Jenny Howard, the Adult Out of Court Disposals Manager from Dorset Police, told us about their diversion scheme.
In April 2019 Dorset Police implemented a two-tier framework for adult out of court disposals (OoCDs). In order to meet objectives around addressing vulnerability and reducing reoffending, the move to two-tier was accompanied by a process for issuing conditions for OoCDs, depending on the vulnerability of the offender. A number of different diversions have been commissioned for different offender groups. Footprints, a local charity who have been working with offenders, both male and female, for 15 years were commissioned to provide support to vulnerable women. To develop this scheme, Footprints recruited a female support worker and canvased female volunteers to provide one-to-one support.
How the scheme works
The Footprints Women’s Diversionary Scheme is open to any woman over the age of 18 who is resident in Dorset and is given an OoCD. Women are flagged for the scheme when a police officer identifies that they are suitable for an OoCD and would benefit from the support on offer. Frontline officers are encouraged to consider an OoCD and the Footprints Scheme in cases where they would normally have charged. If the woman accepts the OoCD and agrees to the condition, a referral by the Adult OoCD Team is made to Footprints.
Participants must agree to engage with the service for ‘up to 16 weeks’ - however the level of engagement will depend on a needs assessment. Support is a mixture of face-to-face and telephone contact. There is an element of signposting to further specialised services to address a range of needs such as mental health, drug and alcohol abuse, domestic abuse, sex working, family and relationships, financial issues, housing, employment etc. Staff support the woman to engage with these services by assisting with completing forms and by accompanying her to meetings if required.
At the end of the intervention if the woman has fully engaged the OoCD outcome will remain. If she does not engage the officer may take the decision to prosecute the original offence. Training has been provided to all front line officers on referring into the scheme.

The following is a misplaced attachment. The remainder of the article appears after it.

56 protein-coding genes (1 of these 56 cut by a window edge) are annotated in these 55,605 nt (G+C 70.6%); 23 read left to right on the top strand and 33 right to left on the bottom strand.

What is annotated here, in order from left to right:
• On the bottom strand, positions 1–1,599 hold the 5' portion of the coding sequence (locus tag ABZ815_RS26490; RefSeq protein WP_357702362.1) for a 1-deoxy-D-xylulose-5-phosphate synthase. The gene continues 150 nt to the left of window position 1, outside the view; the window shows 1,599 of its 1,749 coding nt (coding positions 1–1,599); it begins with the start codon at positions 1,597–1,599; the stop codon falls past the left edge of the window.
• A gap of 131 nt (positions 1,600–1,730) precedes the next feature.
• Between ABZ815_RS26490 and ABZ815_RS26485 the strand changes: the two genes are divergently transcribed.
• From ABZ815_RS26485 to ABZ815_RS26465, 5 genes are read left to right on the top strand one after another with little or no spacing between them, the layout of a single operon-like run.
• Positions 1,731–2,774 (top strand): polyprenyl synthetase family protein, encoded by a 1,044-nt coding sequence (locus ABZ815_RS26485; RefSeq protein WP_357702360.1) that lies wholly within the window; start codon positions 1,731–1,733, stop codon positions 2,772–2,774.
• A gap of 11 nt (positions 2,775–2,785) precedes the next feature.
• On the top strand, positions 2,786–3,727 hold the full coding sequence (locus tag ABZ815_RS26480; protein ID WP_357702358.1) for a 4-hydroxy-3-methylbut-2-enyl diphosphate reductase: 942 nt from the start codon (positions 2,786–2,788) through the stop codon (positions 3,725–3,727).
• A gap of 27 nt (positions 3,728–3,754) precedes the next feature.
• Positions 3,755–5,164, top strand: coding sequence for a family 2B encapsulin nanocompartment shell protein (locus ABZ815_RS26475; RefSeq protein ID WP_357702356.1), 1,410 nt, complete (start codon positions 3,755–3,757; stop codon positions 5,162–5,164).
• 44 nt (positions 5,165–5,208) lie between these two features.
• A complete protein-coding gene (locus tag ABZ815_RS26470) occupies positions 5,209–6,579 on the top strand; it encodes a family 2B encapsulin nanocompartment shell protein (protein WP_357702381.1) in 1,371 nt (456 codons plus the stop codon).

The introduction of the two-tier framework and the OoCD diversion options were a big change for officers and to begin with there was slow uptake for referrals. Due to this Footprints lost the interest of some volunteers and therefore the majority of the work has been provided by the paid support worker. The funding grant for years 2 and 3 is sufficient to ensure that the core work can be completed by paid workers.
So far 66 women have been referred to the scheme. Re-offending data has been collated for the 18 who have reached the six-month post disposal date and none of them have re-offended. A dip sample from a control group of female offenders given an OoCD in 2018 prior to the scheme being launched indicated a re-offending rate of 16%.
Women who have participated in the Footprints scheme have provided the following testimonials:
“Hi, everything is going really well, I now know my universal credit amount, so I’m now working with Citizens Advice to tackle the debts. You First are meeting with me next week to start the process of getting the tenancy in my sole name. I feel like everything is starting to become easier as I tackle each hurdle. But know I’m heading in the right direction with everything now”
“I wanted to let you know I’ve found a counsellor and I’ve started seeing her fortnightly. She lives in Boscombe so I can walk there after work and then pick D up from nursery just over the road when I’m done. She is a very good fit for me and I’m confident we will work well together. She also said she is there for support via text or email if I need it, so I suppose really your work here is done. Thank you for taking the time to check in on me, I hope the work you do with Footprints leads to more good things for other people too.”
This case-study was compiled in 2020